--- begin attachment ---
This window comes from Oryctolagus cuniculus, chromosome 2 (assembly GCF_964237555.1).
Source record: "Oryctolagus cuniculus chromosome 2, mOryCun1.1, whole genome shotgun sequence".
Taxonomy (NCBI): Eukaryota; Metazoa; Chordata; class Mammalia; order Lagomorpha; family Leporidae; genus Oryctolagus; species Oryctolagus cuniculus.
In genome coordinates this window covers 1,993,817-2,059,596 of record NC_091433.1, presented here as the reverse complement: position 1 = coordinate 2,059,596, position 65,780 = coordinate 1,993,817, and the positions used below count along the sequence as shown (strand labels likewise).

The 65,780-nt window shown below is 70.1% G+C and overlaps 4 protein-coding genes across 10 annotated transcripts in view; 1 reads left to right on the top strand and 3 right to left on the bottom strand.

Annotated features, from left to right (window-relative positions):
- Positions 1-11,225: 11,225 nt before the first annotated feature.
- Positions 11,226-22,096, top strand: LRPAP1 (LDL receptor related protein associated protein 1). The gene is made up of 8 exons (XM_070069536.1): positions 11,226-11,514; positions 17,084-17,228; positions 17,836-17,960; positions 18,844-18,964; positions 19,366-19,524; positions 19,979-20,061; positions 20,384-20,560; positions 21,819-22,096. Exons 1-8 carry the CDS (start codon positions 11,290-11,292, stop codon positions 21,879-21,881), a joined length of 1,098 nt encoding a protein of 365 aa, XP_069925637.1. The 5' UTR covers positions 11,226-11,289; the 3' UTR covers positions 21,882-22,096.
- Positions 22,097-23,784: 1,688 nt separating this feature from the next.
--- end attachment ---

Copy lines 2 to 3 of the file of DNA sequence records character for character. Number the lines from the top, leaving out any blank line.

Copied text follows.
Source record: "Oryctolagus cuniculus chromosome 2, mOryCun1.1, whole genome shotgun sequence".
Taxonomy (NCBI): Eukaryota; Metazoa; Chordata; class Mammalia; order Lagomorpha; family Leporidae; genus Oryctolagus; species Oryctolagus cuniculus.